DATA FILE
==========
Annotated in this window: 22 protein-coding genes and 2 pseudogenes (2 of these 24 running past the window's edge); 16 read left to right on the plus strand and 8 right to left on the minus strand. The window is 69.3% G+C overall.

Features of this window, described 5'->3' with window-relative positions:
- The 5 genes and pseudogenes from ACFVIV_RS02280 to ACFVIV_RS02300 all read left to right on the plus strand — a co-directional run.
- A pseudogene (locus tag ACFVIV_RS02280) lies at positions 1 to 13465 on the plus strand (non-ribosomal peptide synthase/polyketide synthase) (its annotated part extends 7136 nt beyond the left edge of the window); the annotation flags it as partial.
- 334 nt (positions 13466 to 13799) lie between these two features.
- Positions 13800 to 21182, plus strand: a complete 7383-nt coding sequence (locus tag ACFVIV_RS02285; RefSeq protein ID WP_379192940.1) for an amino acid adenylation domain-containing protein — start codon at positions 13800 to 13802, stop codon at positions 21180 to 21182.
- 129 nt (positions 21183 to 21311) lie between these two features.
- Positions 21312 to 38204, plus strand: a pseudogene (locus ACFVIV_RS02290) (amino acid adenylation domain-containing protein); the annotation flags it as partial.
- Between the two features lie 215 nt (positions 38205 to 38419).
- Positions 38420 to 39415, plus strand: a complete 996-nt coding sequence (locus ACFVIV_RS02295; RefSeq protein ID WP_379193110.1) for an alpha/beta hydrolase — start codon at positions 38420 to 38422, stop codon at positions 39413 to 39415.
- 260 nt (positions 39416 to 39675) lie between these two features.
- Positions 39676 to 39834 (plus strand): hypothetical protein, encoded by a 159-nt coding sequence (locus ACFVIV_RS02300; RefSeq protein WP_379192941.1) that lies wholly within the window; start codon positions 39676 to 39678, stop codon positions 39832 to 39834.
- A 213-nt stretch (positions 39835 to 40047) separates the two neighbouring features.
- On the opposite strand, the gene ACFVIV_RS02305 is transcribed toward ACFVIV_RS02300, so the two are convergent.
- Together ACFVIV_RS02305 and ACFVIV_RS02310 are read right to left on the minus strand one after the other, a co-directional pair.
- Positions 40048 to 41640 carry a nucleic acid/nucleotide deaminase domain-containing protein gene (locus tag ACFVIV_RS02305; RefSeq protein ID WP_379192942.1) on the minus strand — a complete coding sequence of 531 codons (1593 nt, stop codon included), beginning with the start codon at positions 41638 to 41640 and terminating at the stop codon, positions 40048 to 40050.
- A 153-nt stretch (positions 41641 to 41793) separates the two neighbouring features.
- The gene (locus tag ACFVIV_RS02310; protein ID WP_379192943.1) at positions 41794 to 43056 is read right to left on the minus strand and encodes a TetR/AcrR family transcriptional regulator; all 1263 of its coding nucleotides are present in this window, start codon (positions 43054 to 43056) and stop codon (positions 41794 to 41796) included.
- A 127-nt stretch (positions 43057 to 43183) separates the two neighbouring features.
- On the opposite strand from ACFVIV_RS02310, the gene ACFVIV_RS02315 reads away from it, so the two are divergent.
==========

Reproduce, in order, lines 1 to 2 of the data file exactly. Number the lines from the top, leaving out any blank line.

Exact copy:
Annotated in this window: 22 protein-coding genes and 2 pseudogenes (2 of these 24 running past the window's edge); 16 read left to right on the plus strand and 8 right to left on the minus strand. The window is 69.3% G+C overall.

Features of this window, described 5'->3' with window-relative positions: